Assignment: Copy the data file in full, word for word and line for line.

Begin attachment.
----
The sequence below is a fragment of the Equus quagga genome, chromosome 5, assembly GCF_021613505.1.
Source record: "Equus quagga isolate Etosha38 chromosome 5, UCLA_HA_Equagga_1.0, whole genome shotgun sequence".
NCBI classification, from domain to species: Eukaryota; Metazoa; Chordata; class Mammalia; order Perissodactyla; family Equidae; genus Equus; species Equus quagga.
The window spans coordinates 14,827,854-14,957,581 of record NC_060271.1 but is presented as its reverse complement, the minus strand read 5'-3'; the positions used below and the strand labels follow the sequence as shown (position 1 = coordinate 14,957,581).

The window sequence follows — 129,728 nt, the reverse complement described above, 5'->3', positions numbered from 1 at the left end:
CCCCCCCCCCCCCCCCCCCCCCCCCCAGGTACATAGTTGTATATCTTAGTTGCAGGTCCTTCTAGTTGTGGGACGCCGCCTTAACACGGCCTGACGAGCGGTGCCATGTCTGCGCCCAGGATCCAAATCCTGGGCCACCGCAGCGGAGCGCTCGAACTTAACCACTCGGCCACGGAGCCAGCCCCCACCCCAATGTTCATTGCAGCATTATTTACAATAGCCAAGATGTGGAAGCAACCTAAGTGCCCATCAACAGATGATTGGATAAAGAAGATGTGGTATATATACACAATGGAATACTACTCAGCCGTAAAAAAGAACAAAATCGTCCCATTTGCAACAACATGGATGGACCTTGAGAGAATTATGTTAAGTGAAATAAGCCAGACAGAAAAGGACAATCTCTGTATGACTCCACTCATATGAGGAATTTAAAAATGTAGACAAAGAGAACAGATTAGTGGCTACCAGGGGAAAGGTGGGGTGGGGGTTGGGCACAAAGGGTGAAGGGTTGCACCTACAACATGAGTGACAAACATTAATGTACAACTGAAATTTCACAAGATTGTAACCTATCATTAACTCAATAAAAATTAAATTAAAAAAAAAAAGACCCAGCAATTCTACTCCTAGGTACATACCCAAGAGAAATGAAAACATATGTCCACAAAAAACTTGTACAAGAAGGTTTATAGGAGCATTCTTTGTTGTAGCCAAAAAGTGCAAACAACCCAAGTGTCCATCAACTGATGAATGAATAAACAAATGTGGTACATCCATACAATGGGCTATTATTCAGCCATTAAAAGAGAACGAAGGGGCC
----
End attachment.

The sequence below is a fragment of the Equus quagga genome, chromosome 5, assembly GCF_021613505.1.
Source record: "Equus quagga isolate Etosha38 chromosome 5, UCLA_HA_Equagga_1.0, whole genome shotgun sequence".
NCBI classification, from domain to species: Eukaryota; Metazoa; Chordata; class Mammalia; order Perissodactyla; family Equidae; genus Equus; species Equus quagga.
The window spans coordinates 14,827,854-14,957,581 of record NC_060271.1 but is presented as its reverse complement, the minus strand read 5'-3'; the positions used below and the strand labels follow the sequence as shown (position 1 = coordinate 14,957,581).

The window sequence follows — 129,728 nt, the reverse complement described above, 5'->3', positions numbered from 1 at the left end:
CCCCCCCCCCCCCCCCCCCCCCCCCCAGGTACATAGTTGTATATCTTAGTTGCAGGTCCTTCTAGTTGTGGGACGCCGCCTTAACACGGCCTGACGAGCGGTGCCATGTCTGCGCCCAGGATCCAAATCCTGGGCCACCGCAGCGGAGCGCTCGAACTTAACCACTCGGCCACGGAGCCAGCCCCCACCCCAATGTTCATTGCAGCATTATTTACAATAGCCAAGATGTGGAAGCAACCTAAGTGCCCATCAACAGATGATTGGATAAAGAAGATGTGGTATATATACACAATGGAATACTACTCAGCCGTAAAAAAGAACAAAATCGTCCCATTTGCAACAACATGGATGGACCTTGAGAGAATTATGTTAAGTGAAATAAGCCAGACAGAAAAGGACAATCTCTGTATGACTCCACTCATATGAGGAATTTAAAAATGTAGACAAAGAGAACAGATTAGTGGCTACCAGGGGAAAGGTGGGGTGGGGGTTGGGCACAAAGGGTGAAGGGTTGCACCTACAACATGAGTGACAAACATTAATGTACAACTGAAATTTCACAAGATTGTAACCTATCATTAACTCAATAAAAATTAAATTAAAAAAAAAAAGACCCAGCAATTCTACTCCTAGGTACATACCCAAGAGAAATGAAAACATATGTCCACAAAAAACTTGTACAAGAAGGTTTATAGGAGCATTCTTTGTTGTAGCCAAAAAGTGCAAACAACCCAAGTGTCCATCAACTGATGAATGAATAAACAAATGTGGTACATCCATACAATGGGCTATTATTCAGCCATTAAAAGAGAACGAAGGGGCC